Jerome H. Powell, the chairman of the Federal Reserve, reiterated the central bank’s determination to proceed “cautiously” with further interest rate hikes in a speech on Thursday. But he also said the central bank may need to raise interest rates more if economic data remains positive.

Mr. Powell sought to present a balanced picture of the challenge facing the Fed in his remarks to the Economic Club of New York. He emphasized that the Fed is trying to balance two goals: getting inflation fully under control, but also avoiding doing too much and causing unnecessary damage to the economy.

Still, this is a complicated moment for the central bank as the economy behaves in surprising ways. Officials have quickly raised interest rates over the past 19 months to a range of 5.25 to 5.5 percent. Policymakers are currently discussing whether they need to raise interest rates again in 2023.

The higher borrowing costs are intended to slow economic activity—slowing home purchases, business expansion, and demand of all kinds—to cool inflation. However, growth so far has been unexpectedly robust. Consumers spend money. Companies are hiring. And while wage gains have moderated, overall growth has been robust enough to make some economists question whether the economy is slowing enough to push inflation back toward the Fed’s 2 percent target.

“We are attentive to recent data demonstrating the resilience of economic growth and labor demand,” Powell admitted Thursday. “Additional evidence of continued above-trend growth or that labor market tightness is no longer easing could jeopardize further progress on inflation and justify further tightening of monetary policy.”

Mr Powell called the latest growth data a “surprise” and said it came as consumer demand held up much stronger than expected.

“It could simply be that interest rates have not been high enough for long enough,” he said, later adding: “There is no evidence that policy is currently too strict.”

Economists interpreted his comments to mean that while the Fed is unlikely to raise interest rates at its upcoming meeting that ends Nov. 1, it leaves the door open for a possible hike afterward. The Fed’s final meeting of the year ends on December 13th.

“It didn’t sound like he wanted to raise rates again in November,” said Michael Feroli, chief U.S. economist at JP Morgan, explaining that he expects the Fed to do so in its decision in December to do will rely on data.

“He definitely hasn’t closed the door to further rate hikes,” Feroli said. “But he also didn’t signal that anything was imminent.”

Kathy Bostjancic, chief economist at Nationwide Mutual, said the comments were “balanced because there is so much uncertainty.”

The Fed chief had reasons to keep his options open. Although growth has been strong in recent data, the economy could be primed for a more significant slowdown.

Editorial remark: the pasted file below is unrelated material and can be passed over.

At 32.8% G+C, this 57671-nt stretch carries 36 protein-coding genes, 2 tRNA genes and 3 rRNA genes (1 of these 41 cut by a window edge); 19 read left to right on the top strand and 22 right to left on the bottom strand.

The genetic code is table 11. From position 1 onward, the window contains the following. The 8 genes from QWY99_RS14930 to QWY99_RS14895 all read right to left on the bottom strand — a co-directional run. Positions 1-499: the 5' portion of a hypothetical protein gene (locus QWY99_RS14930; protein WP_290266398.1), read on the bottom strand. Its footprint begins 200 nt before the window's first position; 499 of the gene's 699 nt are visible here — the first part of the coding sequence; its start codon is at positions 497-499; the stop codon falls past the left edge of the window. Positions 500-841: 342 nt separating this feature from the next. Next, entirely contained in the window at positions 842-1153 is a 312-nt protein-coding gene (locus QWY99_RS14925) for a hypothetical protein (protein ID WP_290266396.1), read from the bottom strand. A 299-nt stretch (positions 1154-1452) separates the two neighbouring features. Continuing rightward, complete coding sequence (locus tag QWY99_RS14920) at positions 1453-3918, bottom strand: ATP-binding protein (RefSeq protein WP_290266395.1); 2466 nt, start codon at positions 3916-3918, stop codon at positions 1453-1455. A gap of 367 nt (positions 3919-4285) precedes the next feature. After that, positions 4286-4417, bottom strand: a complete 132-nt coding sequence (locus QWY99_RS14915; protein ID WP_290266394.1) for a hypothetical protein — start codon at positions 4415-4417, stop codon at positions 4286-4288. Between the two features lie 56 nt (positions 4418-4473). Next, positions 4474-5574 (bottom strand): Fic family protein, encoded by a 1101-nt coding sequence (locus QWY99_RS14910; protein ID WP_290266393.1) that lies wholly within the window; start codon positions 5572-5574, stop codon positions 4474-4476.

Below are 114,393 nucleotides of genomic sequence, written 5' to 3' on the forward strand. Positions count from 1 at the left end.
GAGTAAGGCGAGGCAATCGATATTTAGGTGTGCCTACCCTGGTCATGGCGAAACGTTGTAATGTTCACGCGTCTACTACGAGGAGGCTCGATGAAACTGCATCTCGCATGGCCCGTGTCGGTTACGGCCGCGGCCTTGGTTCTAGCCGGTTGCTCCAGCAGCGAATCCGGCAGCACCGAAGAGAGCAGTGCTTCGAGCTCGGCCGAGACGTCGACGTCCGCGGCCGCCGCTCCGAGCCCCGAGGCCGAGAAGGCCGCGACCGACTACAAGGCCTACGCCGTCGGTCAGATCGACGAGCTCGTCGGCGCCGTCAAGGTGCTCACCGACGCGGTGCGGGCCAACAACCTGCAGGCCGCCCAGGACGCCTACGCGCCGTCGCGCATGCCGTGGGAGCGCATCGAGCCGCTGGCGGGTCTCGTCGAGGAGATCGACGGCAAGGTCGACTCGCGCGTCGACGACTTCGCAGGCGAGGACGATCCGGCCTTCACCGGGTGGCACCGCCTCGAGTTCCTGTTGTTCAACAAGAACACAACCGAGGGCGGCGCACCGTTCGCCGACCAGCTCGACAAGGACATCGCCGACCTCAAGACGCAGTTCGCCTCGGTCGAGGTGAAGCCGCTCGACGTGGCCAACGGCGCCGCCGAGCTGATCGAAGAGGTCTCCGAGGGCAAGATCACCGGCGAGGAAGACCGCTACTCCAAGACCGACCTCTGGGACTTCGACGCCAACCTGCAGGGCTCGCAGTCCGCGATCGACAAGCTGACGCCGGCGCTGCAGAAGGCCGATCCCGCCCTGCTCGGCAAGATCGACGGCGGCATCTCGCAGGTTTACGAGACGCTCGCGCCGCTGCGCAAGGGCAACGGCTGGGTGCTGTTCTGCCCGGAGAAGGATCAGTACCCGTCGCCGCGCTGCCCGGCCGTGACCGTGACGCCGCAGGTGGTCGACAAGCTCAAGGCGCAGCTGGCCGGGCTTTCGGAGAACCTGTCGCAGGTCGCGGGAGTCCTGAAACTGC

The Fed has already raised short-term interest rates significantly, and those actions “could still have an impact” to slow the economy, Mr. Powell noted. More importantly, long-term interest rates in the market have skyrocketed over the past two months, making it significantly more expensive to borrow money to buy a home or a car.

These tighter financial conditions could hurt growth, Mr. Powell said.

“Financial conditions have tightened significantly in recent months and longer-term bond yields have been a key driving factor in this tightening,” he said.

Mr. Powell pointed to several possible reasons for the recent rise in long-term interest rates: higher growth, high deficits, the Fed’s decision to reduce its own securities holdings and technical market factors could all contribute.

“There are a lot of candidate ideas and a lot of people feel like their priorities have been vindicated,” Powell said.

He later added that the bottom line is that the rise in market interest rates is “something we’ll be looking at” and that it could “broadly” reduce the incentive for the Fed to raise interest rates further.

The war between Israel and Gaza – and the associated geopolitical tensions – also contribute to uncertainty about the global outlook. It is still too early to estimate how this will affect the economy, although it could undermine business and consumer confidence.

“Geopolitical tensions are very high and pose significant risks to global economic activity,” Powell said.

There was a choppy mood in equity markets as Mr. Powell spoke, suggesting investors were struggling to understand what his comments meant for the immediate interest rate outlook. Higher interest rates tend to be bad news for stock values.

The S&P 500 ended the day down almost 1 percent. The move coincided with a further rise in crucial market interest rates, with the 10-year Treasury yield rising nearly 5 percent, a threshold not exceeded since 2007.

The Fed Chairman reiterated the Fed’s determination to control inflation even in difficult times. Since the summer of 2022, consumer price increases have declined significantly and peaked at around 9 percent. However, they remained at 3.7 percent last month, still well above the around 2 percent that prevailed before the outbreak of the corona pandemic.

“A range of uncertainties, both old and new, complicate our task of balancing the risk of tightening monetary policy too much against the risk of tightening too little,” Powell said. “Given the uncertainties and risks and given the progress we have made, the committee is proceeding cautiously.”

Joe Rennison contributed reporting.

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